After thoroughly enjoying the Swords and Dark Magic anthology, I felt the need to go back and enjoy one of the masters that the book extols, Fritz Leiber. Fortunately, I have the full run of Ace paperbacks comprised of the Fafhrd and Gray Mouser stories up to the 1970s. I still remember how much the award-wining short story "Ill Met in Lankhmar," the story of the teaming of the two great adventurers, affected me when I first read it as a teenager, so I pulled the book with that story out for rereading.
Returning to the Fafhrd and Gray Mouser stories feels very much like returning to an old friend, although my perspective and thought processes have changed in the intervening years, offering new and perhaps more nuanced ways of looking at works seminal to me and to the history of speculative fiction. The first thing I noticed was how effortless Leiber's prose is, the literary equivalent of a favorite blanket. Even though close scrutiny reveals more ornate sentences than I imagined, the overall effect is one of a story repeated around a campfire, artfully hiding the framework of good writing. There are a few moments when the bones show through; in particular, the last sentence in "Ill Met in Lankhmar" is explicitly artificial, but there are reasons for it, such that repeating the sentence or explaining the rationale would spoil the story for anyone who has not yet read it. But readers interested in the craft of writing should look at that sentence over and over, examine the tone it starts with and ends with, and how it moves there. While Leiber is generally subtle, using precise construction and exacting word choice to convey his meaning, the emotional impact of the events before that paragraph and how it moves the characters forces the shape of the final passage. It's very powerful stuff.
The primary attraction to Leiber's sword and sorcery is, of course, the two main characters: Fafhrd and Gray Mouser. The one a "barbarian" from the northern wastes come to the big city of Lankhmar for revenge and fortune and the other a novice "wizardling" on the run from powers that threaten to overwhelm him, together they have become the archetypal team that this genre of fantasy looks back to. What is especially entertaining about Swords and Deviltry is that the book contains two stories featuring each of our heroes in their own adventure, prior to when they meet in the city of Lankhmar. For someone not familiar with the characters, these two stories are the perfect opportunity to learn about them in their native environments, as it were. In "The Snow Women," Fafhrd is a youth of the northern tribes, smitten with the idea of civilization and increasingly desperate to leave his native land and, especially, his mother. In this story, we see the beginnings of a Fafhrd that we eventually get to know quite well: thoughtful, contemplative, but capable of violent bouts of anger. In "The Unholy Grail," we see Mouse (as he is originally called) as a callow youth, quicker than most around him and smart enough to get into trouble, and always on the knife's edge of emotion, easily moving from one state to another.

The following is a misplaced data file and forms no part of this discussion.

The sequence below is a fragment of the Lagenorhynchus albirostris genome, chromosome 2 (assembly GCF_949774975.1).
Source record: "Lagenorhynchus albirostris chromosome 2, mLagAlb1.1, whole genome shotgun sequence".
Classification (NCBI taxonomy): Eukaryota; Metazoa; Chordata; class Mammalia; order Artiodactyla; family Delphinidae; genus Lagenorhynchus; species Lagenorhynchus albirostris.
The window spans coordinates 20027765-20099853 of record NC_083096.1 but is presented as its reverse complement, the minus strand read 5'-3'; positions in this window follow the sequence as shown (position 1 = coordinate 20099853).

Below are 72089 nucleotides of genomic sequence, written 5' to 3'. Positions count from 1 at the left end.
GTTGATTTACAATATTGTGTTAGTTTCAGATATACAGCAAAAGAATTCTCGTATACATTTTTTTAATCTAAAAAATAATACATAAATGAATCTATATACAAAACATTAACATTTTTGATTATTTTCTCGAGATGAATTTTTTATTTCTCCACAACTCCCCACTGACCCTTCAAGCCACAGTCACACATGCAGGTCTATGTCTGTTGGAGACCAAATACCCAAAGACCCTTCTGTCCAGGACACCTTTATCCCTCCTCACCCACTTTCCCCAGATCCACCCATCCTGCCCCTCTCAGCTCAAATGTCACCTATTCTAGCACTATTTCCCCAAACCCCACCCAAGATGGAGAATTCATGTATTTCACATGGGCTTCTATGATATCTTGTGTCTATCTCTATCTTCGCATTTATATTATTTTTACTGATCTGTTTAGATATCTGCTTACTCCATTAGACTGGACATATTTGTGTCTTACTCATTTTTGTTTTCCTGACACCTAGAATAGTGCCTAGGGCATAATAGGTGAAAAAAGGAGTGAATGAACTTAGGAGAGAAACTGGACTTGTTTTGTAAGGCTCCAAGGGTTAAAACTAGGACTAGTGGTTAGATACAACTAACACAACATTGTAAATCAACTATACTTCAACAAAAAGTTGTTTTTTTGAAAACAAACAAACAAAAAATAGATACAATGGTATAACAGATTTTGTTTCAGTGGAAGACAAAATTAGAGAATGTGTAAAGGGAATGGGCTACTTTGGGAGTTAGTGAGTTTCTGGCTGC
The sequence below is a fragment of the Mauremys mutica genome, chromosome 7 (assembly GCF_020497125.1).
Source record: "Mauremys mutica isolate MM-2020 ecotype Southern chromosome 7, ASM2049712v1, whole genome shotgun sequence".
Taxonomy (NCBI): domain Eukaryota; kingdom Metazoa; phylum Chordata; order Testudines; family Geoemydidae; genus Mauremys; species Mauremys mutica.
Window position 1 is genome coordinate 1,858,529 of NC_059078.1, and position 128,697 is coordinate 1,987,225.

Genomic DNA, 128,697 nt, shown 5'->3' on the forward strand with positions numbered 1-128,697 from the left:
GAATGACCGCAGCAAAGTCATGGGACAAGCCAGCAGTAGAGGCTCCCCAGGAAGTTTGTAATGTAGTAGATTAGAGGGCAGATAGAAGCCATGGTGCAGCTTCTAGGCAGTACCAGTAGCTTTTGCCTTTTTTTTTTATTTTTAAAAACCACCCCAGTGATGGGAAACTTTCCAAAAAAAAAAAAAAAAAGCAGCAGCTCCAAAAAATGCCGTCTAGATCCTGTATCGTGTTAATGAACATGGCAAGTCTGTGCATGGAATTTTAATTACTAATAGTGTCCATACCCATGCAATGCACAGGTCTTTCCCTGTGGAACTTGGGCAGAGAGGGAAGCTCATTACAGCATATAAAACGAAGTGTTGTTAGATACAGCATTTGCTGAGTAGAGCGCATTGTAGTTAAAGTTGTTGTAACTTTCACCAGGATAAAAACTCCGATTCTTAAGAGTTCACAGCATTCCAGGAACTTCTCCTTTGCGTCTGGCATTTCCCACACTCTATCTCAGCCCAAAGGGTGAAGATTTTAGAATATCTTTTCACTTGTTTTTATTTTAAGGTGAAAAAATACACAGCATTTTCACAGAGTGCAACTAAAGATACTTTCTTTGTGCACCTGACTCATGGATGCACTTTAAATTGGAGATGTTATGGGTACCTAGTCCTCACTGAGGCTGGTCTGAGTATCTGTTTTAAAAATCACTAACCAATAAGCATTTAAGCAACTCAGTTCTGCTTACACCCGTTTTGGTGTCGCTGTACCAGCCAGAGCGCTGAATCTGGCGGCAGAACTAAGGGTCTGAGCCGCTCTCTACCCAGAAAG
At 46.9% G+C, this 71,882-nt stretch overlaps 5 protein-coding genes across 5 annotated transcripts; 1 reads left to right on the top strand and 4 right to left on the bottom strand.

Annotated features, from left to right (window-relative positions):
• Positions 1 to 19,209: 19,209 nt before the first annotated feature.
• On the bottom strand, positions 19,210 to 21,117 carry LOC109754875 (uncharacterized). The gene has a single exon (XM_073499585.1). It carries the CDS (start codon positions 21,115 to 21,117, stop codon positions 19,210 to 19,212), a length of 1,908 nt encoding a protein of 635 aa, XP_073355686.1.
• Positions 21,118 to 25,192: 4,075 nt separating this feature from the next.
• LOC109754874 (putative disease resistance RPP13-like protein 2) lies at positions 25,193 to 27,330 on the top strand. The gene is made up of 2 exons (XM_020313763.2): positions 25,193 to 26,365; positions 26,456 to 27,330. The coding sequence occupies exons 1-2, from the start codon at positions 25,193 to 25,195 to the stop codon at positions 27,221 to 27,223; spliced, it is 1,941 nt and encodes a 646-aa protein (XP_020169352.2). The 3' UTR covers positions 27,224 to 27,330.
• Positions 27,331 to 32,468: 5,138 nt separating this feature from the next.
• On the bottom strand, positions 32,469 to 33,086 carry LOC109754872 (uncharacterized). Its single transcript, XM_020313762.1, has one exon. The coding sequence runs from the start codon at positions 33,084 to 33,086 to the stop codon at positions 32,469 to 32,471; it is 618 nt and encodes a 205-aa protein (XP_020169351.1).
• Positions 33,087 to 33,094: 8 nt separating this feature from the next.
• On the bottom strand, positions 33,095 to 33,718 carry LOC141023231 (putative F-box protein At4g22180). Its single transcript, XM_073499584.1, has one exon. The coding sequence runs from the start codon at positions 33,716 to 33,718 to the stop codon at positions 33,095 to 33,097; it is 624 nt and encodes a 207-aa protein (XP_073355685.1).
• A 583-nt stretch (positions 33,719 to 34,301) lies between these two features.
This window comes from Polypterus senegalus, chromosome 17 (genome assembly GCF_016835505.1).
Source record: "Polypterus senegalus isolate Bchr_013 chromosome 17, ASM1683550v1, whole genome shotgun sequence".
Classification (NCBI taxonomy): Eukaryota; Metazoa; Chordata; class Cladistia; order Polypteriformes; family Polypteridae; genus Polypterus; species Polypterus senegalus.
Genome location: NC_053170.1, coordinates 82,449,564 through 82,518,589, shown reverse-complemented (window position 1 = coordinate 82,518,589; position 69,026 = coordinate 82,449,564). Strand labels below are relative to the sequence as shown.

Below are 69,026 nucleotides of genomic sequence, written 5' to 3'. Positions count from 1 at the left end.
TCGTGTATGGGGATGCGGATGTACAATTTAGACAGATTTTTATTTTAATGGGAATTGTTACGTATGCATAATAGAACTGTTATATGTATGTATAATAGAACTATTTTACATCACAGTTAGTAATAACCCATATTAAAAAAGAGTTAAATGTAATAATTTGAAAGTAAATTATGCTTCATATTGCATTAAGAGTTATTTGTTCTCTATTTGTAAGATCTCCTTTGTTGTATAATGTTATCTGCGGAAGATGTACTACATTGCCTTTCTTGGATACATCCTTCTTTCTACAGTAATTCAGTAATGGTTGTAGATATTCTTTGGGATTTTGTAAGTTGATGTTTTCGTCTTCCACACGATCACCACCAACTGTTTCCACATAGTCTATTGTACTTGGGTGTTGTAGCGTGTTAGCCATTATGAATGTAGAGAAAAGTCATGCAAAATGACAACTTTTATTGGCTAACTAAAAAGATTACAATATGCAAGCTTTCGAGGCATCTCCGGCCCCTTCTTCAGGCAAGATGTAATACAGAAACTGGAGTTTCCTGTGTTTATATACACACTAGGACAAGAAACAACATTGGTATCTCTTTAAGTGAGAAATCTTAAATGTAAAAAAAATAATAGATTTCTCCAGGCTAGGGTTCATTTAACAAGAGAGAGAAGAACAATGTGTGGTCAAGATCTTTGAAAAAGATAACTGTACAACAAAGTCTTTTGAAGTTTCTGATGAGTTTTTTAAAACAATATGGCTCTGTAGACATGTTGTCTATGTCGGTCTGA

In these stories, we also learn a little about how magic works on Nehwon, and it is in its discussion and description that Leiber most clearly harkens back to his roots, the weird fantasy of the 20s and 30s. Magic cannot really be explained, not by the narrator nor by Fafhrd and Mouser. Nonetheless we see it being performed, darkly, easily fitting the facile descriptor "sorcery." We also see its horrific effects, and Leiber appears to have a great relish for describing the indescribable, the things only seen on the periphery of vision. After such passages as the preternatural cold descending on Fafhrd as he attempts to leave his cold homeland, the reader is left with the strong feeling that Leiber would have been rather successful at writing horror as well (and indeed he was). But something protects Fafhrd and Mouser from most of the predations of sorcery; they seem to escape it naturally, if not easily. And being young, they haven't much thought concerning their actions on those around them. It is in the sublime "Ill Met in Lankhmar" that these threads come together—their ability to escape may not extend to the people they love.
The result is a set of stories that sucks the reader in and nearly refuses to let go. It is important to note that the stories in Swords and Deviltry, while chronologically first in the tales of our heroes' lives, were among the last written; the first Lankhmar story was written in 1939, and these were published as late as 1970. Thus the reader also has the benefit of Leiber's three decades of writing and knowing these characters, perfecting his vision of them and his craft. As a result, Swords and Deviltry is nearly a primer for the power and artistry that the swords and sorcery genre can offer. Powerful characters fighting personal battles against deadly forces arrayed against them, in the words and style of an artisan, an eventual winner of the Science Fiction Grand Master recognition. It can easily be argued that Leiber's writing transcends its pulp roots to act as a signpost for any kind of good writing, and the stories yield up their rewards to anyone who takes t he time to read them. Be warned, though; like popcorn, you may find that the first book in the series isn't enough. But return visits are well worth the cost, as this series has become a touchstone of the genre and will likely become a personal touchstone to attentive readers.